The birth of Chumby

Last night, we had our first ever “product launch” at FOO camp. (Joshua Schachter says he almost showed at the first FOO in 2003, but wasn’t quite ready, and released it a few weeks later.) We normally try to focus on pre-commercial technology at FOO, since by the time there are lots of startups, you’re much further from the cutting edge. However, there are so many interesting aspects to the Chumby that we were excited to get behind it, and invite a whole bunch of the chumby team to Foo for the launch:

  1. Web 2.0 meets low-end consumer devices. Chumby is a kind of web-enabled wifi clock radio, with user-generated konfabulator-style info-widgets. There is an initial set of widgets, but the goal is for the community to extend the set. The value of the device is in the service of delivering new net-connected widgets, not in the hardware, or even the software.
  2. Open source hardware. This is a major emergent theme at FOO. (Remember that we don’t organize the program around concepts so much as we organize it around people. We find cool people, and they tell us what they’re doing, often surprising us by the things they do that we didn’t know about.) As there’s more Make: style hardware hacking, there’s a need for new tools for sharing the details of projects, for thinking through licenses, and the like. (A great example of FOO cross-fertilization: Colin Cross, also at FOO, is working on a linux-powered open source hardware mobile phone, the TuxPhone (project coming soon on SourceForge.) He was excited to meet the Chumby folks to pick their brains about their license.)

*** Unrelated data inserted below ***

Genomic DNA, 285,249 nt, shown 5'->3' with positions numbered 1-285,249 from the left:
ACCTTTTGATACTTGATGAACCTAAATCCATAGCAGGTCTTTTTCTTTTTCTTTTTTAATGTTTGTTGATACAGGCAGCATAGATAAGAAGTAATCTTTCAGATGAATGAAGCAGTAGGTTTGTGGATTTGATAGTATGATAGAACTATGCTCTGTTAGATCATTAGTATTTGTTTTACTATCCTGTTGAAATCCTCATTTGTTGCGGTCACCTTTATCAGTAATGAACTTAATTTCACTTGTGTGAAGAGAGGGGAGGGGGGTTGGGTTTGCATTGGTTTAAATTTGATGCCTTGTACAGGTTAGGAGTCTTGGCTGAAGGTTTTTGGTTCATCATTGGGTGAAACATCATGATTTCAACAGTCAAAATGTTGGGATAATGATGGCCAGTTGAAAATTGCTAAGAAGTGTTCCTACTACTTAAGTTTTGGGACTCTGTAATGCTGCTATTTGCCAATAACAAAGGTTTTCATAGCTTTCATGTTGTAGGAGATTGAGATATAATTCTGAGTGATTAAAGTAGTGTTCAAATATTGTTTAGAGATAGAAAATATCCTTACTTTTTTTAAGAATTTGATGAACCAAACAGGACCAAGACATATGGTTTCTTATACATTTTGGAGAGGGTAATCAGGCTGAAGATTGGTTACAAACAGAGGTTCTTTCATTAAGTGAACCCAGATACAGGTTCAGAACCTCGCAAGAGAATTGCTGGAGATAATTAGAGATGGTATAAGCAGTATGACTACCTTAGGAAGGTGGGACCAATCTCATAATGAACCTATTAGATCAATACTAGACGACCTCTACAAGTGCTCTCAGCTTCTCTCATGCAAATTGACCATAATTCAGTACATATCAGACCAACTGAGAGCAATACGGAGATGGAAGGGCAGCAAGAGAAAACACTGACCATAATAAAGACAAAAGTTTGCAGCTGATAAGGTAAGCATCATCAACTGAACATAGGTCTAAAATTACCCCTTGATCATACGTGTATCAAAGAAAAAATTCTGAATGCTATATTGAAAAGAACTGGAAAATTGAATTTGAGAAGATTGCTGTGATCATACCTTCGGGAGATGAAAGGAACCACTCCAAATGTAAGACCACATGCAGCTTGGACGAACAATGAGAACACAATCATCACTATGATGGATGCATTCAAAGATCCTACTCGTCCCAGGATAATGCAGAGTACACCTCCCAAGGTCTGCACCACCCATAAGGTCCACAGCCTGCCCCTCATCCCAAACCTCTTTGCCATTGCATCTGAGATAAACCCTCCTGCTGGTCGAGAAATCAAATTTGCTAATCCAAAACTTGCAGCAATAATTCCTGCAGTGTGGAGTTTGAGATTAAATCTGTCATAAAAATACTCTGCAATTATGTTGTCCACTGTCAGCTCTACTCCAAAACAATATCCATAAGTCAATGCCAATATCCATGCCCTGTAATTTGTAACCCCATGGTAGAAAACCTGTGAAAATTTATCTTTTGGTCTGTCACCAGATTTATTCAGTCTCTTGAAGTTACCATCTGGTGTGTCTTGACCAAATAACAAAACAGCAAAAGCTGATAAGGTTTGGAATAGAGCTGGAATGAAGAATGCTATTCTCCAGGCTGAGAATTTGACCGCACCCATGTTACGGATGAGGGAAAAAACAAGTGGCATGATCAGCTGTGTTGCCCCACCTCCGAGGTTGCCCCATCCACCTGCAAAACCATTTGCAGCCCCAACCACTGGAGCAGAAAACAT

3. Open source software. In a session on forecasting, Paul Saffo remarked on the importance of paying attention to anomalies. The example he gave was a highway road sign that stated “Leaving emergency road side phone service area.” This shift from communications being the exception to communications being the norm alerted him to the idea that communications, not processors, would be the driving force of technology in the 90’s. So I think it’s fascinating that Chumby puts a sticker on the back noting that all the software is open source except flash, which they use for some functions.
  4. Soft hacking, aka Craft:. Chumby CEO Steve Tomlin remarked that Chumby is a device that “you can hack with a seam ripper.” Unlike most other consumer electronic devices, it comes with a bean-bag style case (complete with various kinds of sensors so that squeezes and bumps control activity) that can be modded with a sewing machine. Want a hello-kitty version? It’s up to you.
  5. They wanted to see how a hacker audience would respond. The device is designed to be hackable on every level, so this is a great alpha group for seeing where a hacker community will take a device like this, as well as whether or not they respond. The prototypes are still under development, and the people at FOO who’ve gotten their hands on them thus become co-developers of the product before manufacturing goes to scale.
  6. The idea was born at FOO. Key members of the Chumby team met at previous FOO Camps, and the idea was an outgrowth of the ferment we encourage here. So it’s a great proof point of what we’re trying to accomplish: pack enough smart people into a compact space that they create enough heat that ideas boil over.

Christine Herron gives a great summary of the product launch. The Chumby site has lots more info.